In 2000, the Electoral College put the wrong person in the White House. Al Gore won the popular vote, but George W. Bush took the presidency. In 2004, this came amazingly close to happening again. Bush had a clear edge in the popular vote, but a slight difference in the Ohio outcome would have made John Kerry president.
Ah, the Electoral College. Because a Constitutional amendment would be required to abolish it, and the low-population states would never agree, we are stuck with this anachronism, right?
No. The next president might be chosen solely on the basis of the popular vote, without Constitutional contretemps. This is closer to happening than you – and politicians – might guess.
A nonpartisan organization, National Popular Vote, has devised a clever end-run of the Electoral College. The Constitution specifies that each state controls the allocation of its electors. Suppose, the founders of National Popular Vote realized, states enacted laws promising to give their entire slates to the winner of the overall national popular vote.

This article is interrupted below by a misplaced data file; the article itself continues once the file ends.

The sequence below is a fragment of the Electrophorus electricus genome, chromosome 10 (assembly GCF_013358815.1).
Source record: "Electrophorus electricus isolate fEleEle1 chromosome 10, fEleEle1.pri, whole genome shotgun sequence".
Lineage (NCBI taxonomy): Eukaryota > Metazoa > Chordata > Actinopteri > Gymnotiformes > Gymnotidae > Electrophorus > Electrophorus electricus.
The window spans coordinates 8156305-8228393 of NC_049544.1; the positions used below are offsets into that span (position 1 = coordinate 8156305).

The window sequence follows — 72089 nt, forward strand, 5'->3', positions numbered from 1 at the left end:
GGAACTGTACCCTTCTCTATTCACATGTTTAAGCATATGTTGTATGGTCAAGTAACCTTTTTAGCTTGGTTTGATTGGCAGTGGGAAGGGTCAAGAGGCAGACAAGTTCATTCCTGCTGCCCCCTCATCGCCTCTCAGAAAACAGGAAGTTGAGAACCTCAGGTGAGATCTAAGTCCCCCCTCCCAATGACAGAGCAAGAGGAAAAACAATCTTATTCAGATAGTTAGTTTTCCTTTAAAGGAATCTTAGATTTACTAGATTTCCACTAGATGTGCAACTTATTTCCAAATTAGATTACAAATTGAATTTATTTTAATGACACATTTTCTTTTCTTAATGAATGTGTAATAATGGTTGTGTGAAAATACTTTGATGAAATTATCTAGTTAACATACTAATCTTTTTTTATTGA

Then whomever gets the most votes becomes president. A straight-up direct popular choice, the way governors, senators and representatives are chosen. No more putting the wrong person in the White House. No more national absurdities like the 2000 Florida recount-of-a-recount.